Book Review: Something More Than Night

Lisa Barrow
3 min read
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Like any good pulp mystery, it begins with a murder. Some big shot gets bumped off and his fortune goes missing. A down-on-his-luck detective gets roped into the case, but the clues all lead to dead ends. Naturally, there’s a woman, a beautiful damsel with her own agenda, and she’s in too deep for her own good. As formulas go, it’s pretty solid; those old noir gems by Raymond Chandler and Dashiell Hammett employ it all the time, and remain vastly entertaining today.

But Ian Tregillis’ genre-warper
Something More Than Night isn’t quite your typical mystery. For one thing, it’s set in Heaven—a Thomas Aquinas-contrived celestial plane of breathtaking cosmological beauty and adamantine hierarchies—and the VIP who got himself rubbed out just happens to be the angel Gabriel. The investigation is headed up by fedora-wearing, rye whiskey-drinking semi-fallen angel Bayliss, who’s got to find the missing Jericho Trumpet before it falls into the wrong hands. And the dame with the flaming red hair is Molly Pruett, the human linchpin to an entire operation about which she understands nothing, having just been violently transmuted into a replacement angel and plunked down in a heavenly abode constructed of her own memories.

From there, the ball really gets rolling. Tregillis’ novel is serpentine, though adept pacing keeps it fast and readable. It’s evanescently poetic—really startlingly beautiful in parts—but the lofty diction is bolted onto a steadying framework of plot, character and suspense. Though its setting bears the trappings of religion, its language is one of science and philosophy and delivered in heaping mouthfuls of vocabulary—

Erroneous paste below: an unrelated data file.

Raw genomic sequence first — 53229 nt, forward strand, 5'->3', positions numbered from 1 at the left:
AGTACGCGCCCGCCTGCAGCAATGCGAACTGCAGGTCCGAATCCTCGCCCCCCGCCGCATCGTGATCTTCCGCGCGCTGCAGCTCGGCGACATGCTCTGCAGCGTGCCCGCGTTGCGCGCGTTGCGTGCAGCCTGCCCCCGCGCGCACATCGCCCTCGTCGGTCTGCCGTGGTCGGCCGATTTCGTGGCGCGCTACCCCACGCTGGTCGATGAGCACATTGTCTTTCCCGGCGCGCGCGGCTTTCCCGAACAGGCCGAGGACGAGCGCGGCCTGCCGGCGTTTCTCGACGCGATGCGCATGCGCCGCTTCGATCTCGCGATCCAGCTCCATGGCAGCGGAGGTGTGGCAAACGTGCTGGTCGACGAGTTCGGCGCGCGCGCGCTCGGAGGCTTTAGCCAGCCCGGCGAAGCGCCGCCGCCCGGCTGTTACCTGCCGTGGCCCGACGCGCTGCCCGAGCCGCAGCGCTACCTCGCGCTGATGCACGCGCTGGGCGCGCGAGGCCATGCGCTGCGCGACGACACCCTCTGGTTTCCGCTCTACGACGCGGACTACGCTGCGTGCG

Magisterium, nephilim, ontological, heiligenshein—that go down smoothly because they’re in service to Tregillis’ spot-on world-building. “Dull dim light, from IR to X-ray, oozed past me like the wax in a million-mile lava lamp while carbon, nitrogen, and oxygen nuclei did little do-si-dos about my toes,” Bayliss narrates nonchalantly as he searches the dead angel’s quarters. “Every bubble, every sizzle, every new nucleus, every photodissociation tagged something of interest to Gabriel.”

In writing this novel, Tregillis set himself a dizzying task, digging into philosophical arguments with a shovel made of worn-out gumshoe tropes. He delivers completely, providing a tightly constructed fantasy that flings itself forward with style and substance.
Something More Than Night is a fun romp of a serious book for people who like their fiction brainy, their attitudes enlightened and their endings very, very surprising.

Tregillis, besides being an enormously talented author, is a physicist at Los Alamos and lives in Santa Fe. Page One Bookstore has him in-store Saturday afternoon for the release of this fantastic new novel.

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